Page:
Colette Squires & Associates
Mediation • Consulting • Restorative Justice

Have Questions?

What is Restorative Justice?

Based on a non-punitive approach, Restorative Justice:

  • is focused on repairing the harm done, rather than on punishment.
  • involves all of the affected parties, since they know best what is needed to make things right.
  • provides intensive support to all participants.
  • gives each person a voice.
  • encourages responsibility and accountability for those who have harmed others.
  • is a confidential, voluntary, and respectful process.
  • provides an opportunity to get questions answered, and share the effect of what has happened.
  • not only addresses the harm of the past, but helps create a better future for all.

A Restorative Justice process is predicated on the offender’s acknowledgement of wrongdoing. The process focuses on the impact of the offender’s actions, and how those actions have harmed others. It acknowledges that the “victim” is often not only the person affected but may also include the families or friends of both the victim and the offender, as well as the community in which they live.

Everyone who has been touched by the wrongdoing has a voice; everyone has the opportunity to participate in identifying what is required to make amends; and, everyone can contribute to establishing agreements on how to move forward in a positive manner.

Victims and their families who have participated in Restorative Justice processes inevitably report that they have a much more satisfying experience and a greater sense of “closure” than those whose cases have been subject to court proceedings.
 



What is Restorative Action?

Restorative Action programs are spreading throughout the BC school system as a way of building positive, respectful, and socially responsible school cultures. Restorative Action programs bring the values of Restorative Justice to life within school communities.

Restorative Action programs reduce suspensions, increase positive behaviour, and build caring, inclusive school communities. Restorative Action is based on positive values such as responsibility, accountability, empathy, listening, and respectful communication, which is important for building positive school culture where everyone belongs.

When conflict or wrongdoing occurs, Restorative Action focuses on how people have been harmed or negatively affected. Strategies focus on healing the harms done and restoring broken relationships so future conflict is prevented.

This has proven to be far more effective than traditional methods of discipline, such as detentions, suspensions, and expulsions. Participants in circle processes, small group conferences or restorative mediations report higher satisfaction, reduced fear and tension, and a more positive sense of connection with their school communities and with each other.
 



What are restorative practices?

Restorative practices apply the principles of Restorative Justice to all walks of life. When conflict or wrongdoing occurs, people are harmed. Relationships are damaged. Tension and misunderstanding increase, and resentment can build. Losses are sustained – and adversarial methods to address those losses usually results in further alienation and relational breakdown.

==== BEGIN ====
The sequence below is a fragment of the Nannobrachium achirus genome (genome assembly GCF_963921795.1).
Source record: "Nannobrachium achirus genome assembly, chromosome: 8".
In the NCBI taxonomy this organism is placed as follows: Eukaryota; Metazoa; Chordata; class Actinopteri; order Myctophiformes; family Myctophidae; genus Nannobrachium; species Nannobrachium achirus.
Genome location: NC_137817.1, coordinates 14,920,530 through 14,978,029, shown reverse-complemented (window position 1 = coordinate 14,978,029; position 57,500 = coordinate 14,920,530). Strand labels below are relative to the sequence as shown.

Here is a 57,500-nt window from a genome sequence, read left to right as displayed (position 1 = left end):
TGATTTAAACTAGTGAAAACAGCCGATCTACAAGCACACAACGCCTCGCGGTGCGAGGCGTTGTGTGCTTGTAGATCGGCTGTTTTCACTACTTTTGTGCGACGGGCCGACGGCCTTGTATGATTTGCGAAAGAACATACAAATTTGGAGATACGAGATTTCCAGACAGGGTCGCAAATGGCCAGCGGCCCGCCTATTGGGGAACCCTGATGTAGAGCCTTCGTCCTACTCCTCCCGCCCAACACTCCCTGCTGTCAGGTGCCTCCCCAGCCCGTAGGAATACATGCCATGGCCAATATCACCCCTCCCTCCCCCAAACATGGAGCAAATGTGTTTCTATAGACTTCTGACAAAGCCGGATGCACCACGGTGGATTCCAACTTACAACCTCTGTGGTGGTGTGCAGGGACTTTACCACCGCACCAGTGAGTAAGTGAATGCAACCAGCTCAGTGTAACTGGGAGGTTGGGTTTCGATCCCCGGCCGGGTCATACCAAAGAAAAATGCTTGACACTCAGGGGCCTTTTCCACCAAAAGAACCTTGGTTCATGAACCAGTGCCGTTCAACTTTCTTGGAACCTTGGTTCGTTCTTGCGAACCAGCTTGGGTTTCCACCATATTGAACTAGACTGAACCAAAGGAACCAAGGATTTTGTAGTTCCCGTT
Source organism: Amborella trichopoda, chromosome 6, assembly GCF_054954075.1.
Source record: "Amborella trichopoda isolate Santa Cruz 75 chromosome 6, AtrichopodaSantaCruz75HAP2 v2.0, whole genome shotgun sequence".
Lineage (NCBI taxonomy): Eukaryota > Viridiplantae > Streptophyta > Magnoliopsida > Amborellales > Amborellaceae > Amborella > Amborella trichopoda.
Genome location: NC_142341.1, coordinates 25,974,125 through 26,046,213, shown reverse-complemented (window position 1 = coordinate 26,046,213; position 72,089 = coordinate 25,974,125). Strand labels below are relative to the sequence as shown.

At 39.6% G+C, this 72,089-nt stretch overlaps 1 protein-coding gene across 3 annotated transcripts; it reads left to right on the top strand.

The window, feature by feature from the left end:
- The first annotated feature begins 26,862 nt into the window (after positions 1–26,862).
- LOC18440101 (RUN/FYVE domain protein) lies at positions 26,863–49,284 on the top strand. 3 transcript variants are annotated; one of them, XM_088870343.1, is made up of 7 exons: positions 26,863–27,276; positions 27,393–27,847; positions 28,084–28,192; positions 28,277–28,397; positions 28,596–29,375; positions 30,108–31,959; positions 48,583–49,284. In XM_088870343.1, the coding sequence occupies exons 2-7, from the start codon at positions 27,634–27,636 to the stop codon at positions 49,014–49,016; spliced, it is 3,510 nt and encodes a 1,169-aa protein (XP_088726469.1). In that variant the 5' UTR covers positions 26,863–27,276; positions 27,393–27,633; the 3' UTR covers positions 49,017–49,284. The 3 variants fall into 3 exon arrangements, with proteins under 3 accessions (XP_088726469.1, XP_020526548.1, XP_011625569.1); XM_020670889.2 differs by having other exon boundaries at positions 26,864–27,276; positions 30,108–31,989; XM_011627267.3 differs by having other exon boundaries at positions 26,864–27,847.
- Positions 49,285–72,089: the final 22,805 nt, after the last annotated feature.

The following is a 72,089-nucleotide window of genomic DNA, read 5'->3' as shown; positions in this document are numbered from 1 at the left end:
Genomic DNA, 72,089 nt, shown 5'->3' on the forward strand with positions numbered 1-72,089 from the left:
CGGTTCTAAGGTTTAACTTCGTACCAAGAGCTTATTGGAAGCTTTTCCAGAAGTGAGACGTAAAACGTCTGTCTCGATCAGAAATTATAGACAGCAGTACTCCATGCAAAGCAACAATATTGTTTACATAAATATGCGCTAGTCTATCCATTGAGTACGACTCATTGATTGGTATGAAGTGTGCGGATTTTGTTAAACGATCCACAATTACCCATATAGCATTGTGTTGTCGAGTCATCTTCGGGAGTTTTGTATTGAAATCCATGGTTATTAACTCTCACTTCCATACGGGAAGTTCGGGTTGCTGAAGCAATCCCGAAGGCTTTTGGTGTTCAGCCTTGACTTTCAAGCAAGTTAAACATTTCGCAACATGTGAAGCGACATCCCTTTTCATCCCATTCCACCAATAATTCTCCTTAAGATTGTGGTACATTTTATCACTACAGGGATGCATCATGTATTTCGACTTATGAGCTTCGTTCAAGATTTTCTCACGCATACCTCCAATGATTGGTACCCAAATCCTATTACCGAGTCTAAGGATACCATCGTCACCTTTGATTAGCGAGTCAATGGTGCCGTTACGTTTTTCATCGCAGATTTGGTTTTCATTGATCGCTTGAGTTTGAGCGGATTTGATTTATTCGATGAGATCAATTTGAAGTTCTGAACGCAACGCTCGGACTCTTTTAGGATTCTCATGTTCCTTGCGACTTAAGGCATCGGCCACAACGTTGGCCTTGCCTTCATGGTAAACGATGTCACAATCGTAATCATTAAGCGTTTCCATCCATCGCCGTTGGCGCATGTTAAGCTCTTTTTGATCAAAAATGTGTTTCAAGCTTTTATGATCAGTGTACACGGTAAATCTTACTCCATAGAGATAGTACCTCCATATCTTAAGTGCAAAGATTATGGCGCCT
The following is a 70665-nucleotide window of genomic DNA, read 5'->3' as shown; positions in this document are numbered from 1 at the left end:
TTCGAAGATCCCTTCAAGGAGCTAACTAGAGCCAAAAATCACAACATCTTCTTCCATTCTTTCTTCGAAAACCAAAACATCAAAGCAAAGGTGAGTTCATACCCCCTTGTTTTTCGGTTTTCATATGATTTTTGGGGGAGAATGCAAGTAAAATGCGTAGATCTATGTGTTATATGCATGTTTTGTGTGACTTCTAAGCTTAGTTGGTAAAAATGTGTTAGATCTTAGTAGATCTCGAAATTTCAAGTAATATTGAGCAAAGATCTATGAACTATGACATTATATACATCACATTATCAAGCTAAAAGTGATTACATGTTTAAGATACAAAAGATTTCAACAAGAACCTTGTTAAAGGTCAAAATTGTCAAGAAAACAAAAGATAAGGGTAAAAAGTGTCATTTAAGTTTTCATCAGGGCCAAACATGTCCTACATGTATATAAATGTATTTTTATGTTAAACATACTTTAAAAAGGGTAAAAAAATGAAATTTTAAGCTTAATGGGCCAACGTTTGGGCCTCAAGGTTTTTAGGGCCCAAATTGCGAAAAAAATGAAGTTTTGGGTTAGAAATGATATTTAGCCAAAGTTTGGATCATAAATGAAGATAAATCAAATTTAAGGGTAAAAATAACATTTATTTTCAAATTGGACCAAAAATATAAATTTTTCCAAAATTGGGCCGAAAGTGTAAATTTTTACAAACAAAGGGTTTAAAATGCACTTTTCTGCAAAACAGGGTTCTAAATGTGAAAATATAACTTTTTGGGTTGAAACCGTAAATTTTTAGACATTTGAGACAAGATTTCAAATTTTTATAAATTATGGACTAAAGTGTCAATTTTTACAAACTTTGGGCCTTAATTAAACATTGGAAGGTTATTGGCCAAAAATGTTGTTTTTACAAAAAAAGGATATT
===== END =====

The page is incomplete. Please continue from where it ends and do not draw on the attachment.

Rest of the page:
Restorative practices provide safe and respectful opportunities for meaningful dialogue. This enables participants to speak openly to one another about what has happened, the effect it has had, and to get questions answered. Restorative practices provide a positive framework for making things right again.

Restorative practice is a way of thinking and a way of living in the world. It is about values, not about a program. To live restoratively means to value others, to listen, to have empathy, and to encourage personal responsibility and accountability in how we live and work with those around us. Restorative practices foster social responsibility and a commitment to a better future.



What is restorative mediation?

Restorative mediation is a process that:

  • acknowledges the hurt and harm that individuals feel;
  • clarifies the behaviours and circumstances that have led to the current situation;
  • examines how and why relationships have broken down;
  • creates agreements between the parties on how to resolve past issues and move forward;
  • establishes agreements between the parties on how they will interact in the future;
  • promotes healing and closure, and a fresh start.

The restorative mediation process helps people deal with what has happened, while also creating future-focused solutions. When participants have a chance to talk about how and why a relationship has broken down, how they’ve been affected, and the harm that’s been done, they have a better chance of resolving it. It’s hard to move forward if you feel you haven’t been heard or understood! But mediation also looks to the future, helping participants create agreements that resolve past issues while also charting a better path for tomorrow.

Our role as mediators is to create an emotionally safe, confidential, and respectful environment so this can occur. This is a collaborative process, and the outcomes and solutions are determined by the participants, not the mediator. It’s the mediator’s job to carefully guide the dialogue to ensure that it will be meaningful, productive, and will facilitate positive change.